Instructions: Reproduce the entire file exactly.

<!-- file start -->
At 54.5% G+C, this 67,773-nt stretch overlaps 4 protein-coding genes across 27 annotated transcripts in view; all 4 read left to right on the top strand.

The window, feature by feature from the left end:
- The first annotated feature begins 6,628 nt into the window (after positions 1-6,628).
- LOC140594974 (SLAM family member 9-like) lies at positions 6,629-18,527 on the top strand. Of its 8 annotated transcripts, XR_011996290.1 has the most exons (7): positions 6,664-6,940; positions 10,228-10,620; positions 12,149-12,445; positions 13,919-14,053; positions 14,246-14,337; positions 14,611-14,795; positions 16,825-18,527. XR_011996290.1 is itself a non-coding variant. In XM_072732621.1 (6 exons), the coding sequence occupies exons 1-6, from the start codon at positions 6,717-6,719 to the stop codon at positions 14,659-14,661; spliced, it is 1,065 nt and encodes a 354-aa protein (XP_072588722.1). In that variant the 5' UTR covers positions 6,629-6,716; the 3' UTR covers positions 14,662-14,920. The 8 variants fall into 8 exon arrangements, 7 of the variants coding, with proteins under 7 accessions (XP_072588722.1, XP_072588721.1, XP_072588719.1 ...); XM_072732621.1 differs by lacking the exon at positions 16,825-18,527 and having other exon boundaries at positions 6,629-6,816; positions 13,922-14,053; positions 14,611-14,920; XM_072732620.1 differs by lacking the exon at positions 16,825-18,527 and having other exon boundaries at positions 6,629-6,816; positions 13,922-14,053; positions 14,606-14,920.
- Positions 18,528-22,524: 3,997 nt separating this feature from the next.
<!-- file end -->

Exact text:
At 54.5% G+C, this 67,773-nt stretch overlaps 4 protein-coding genes across 27 annotated transcripts in view; all 4 read left to right on the top strand.

The window, feature by feature from the left end:
- The first annotated feature begins 6,628 nt into the window (after positions 1-6,628).
- LOC140594974 (SLAM family member 9-like) lies at positions 6,629-18,527 on the top strand. Of its 8 annotated transcripts, XR_011996290.1 has the most exons (7): positions 6,664-6,940; positions 10,228-10,620; positions 12,149-12,445; positions 13,919-14,053; positions 14,246-14,337; positions 14,611-14,795; positions 16,825-18,527. XR_011996290.1 is itself a non-coding variant. In XM_072732621.1 (6 exons), the coding sequence occupies exons 1-6, from the start codon at positions 6,717-6,719 to the stop codon at positions 14,659-14,661; spliced, it is 1,065 nt and encodes a 354-aa protein (XP_072588722.1). In that variant the 5' UTR covers positions 6,629-6,716; the 3' UTR covers positions 14,662-14,920. The 8 variants fall into 8 exon arrangements, 7 of the variants coding, with proteins under 7 accessions (XP_072588722.1, XP_072588721.1, XP_072588719.1 ...); XM_072732621.1 differs by lacking the exon at positions 16,825-18,527 and having other exon boundaries at positions 6,629-6,816; positions 13,922-14,053; positions 14,611-14,920; XM_072732620.1 differs by lacking the exon at positions 16,825-18,527 and having other exon boundaries at positions 6,629-6,816; positions 13,922-14,053; positions 14,606-14,920.
- Positions 18,528-22,524: 3,997 nt separating this feature from the next.